Four studies and five independent samples were done at Purdue University by Christopher Agnew, Benjamin Hadden, and Ken Tan. The findings were best summed up by Chris Agnew, the Professor of Psychological Sciences and President for Research at Purdue University.
“Feeling ready leads to better relational outcomes and well-being. When a person feels more ready, this tends to amplify the effect of psychological commitment on relationship maintenance and stability.”
The opposite was proven as well. Those who felt less ready for a commitment or that the timing wasn’t right were less likely to stay in a relationship.
What can make a person ready for a commitment? That will vary depending upon experiences, age, culture, current life circumstances, and other factors.
3. Willing to be Open
Most people have experienced heartbreak or pain from a relationship. The damage it can create may depend upon the severity and impact of that relationship on your life. Going through a divorce after 25 years of marriage, losing a spouse to a terminal illness or death, or having a person lie and wipe out all of your savings and belongings can all lead to emotional scars. It takes time to heal from the effects and gain your sense of self back and what life means to you. Chances are, you are not going to be very open to letting someone into your life immediately after such an event.
Whether you must love yourself before you can love someone else might be debatable. Being open to allowing love into your life isn’t. A person can love you and show you your value, but only if you are willing to allow them.
Being ready for a relationship does require you to be emotionally available and open. Your potential partner wants to know that you are willing to share in their triumphs, struggles, pain, and happiness. In order to feel connected, they need to provide support for you as well.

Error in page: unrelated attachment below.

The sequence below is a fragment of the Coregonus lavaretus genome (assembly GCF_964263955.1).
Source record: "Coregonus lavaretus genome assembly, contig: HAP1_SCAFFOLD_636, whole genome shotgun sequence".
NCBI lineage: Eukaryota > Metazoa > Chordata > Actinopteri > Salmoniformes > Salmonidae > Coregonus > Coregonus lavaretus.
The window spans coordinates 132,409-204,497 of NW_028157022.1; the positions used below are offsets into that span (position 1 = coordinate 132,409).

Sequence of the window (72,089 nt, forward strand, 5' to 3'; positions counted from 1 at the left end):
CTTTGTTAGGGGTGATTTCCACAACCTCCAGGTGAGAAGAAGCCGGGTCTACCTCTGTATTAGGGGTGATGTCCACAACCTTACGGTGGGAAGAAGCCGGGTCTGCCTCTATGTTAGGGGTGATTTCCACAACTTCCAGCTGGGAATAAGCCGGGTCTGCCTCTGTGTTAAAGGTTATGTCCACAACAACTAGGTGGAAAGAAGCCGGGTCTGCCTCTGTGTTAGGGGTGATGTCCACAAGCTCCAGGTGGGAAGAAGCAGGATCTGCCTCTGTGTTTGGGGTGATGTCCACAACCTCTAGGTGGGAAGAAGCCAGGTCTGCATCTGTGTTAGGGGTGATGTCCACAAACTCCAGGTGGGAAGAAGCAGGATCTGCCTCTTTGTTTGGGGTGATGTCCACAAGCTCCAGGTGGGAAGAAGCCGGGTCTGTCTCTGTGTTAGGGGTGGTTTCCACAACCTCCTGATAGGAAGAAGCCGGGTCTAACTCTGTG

4. Willing to Communicate
Communicating comes in all forms: verbal, written, and body language. People might be surprised to know that your body language communicates your willingness to find someone. If you tend to not make a lot of eye contact with people, look down on the ground, don’t smile often, and keep your arms across your body, you are telling people you are not available. They might conclude that you are purposely keeping people at a distance. People will likely interpret that you are not open to friendships or romantic relationships.
However, if you smile often while making eye contact, keep your arms down casually at your side, look up and around your environment, then chances are you are open to conversations and interactions.
Talking to people while asking questions that pertain to them, and listening and responding appropriately to the responses, show you are open to connecting to people. This is a step beyond just casual conversation about the game last night, a recent concert, or work life. You are showing that you are interested in knowing more about them.
This will then reflect itself toward a relationship as well. You will attempt to continue this, wanting to connect with someone you are dating and serious about. They will do the same. It is one of the biggest indicators of someone truly interested in you and a precursor to showing how the two of you will communicate with each other in a relationship.
5. Willing to Give Your Time and Energy
Being in a relationship requires sacrifices of time and energy. Maybe you are used to spending your evening grinding out a game to level, hanging with your friends, or watching a movie. Now in a relationship, you need to schedule time for your gaming grind and for your partner. If it is more of an annoyance to be with someone than it is to go out with your friends, then you aren’t ready for a relationship.
If you find that coming home after work every day leaves you too tired to even want to talk or chat with your partner and on weekends you just want to chill by yourself, then you don’t have the time or the energy to put toward someone else.
Choosing to be in a relationship requires you make it a priority to a certain extent. Obviously balancing personal time, work time, and relationship time is important, but if the relationship is always losing out, then you aren’t willing to put in the time or energy for it. Either you are not ready for a relationship, or you are in the wrong one.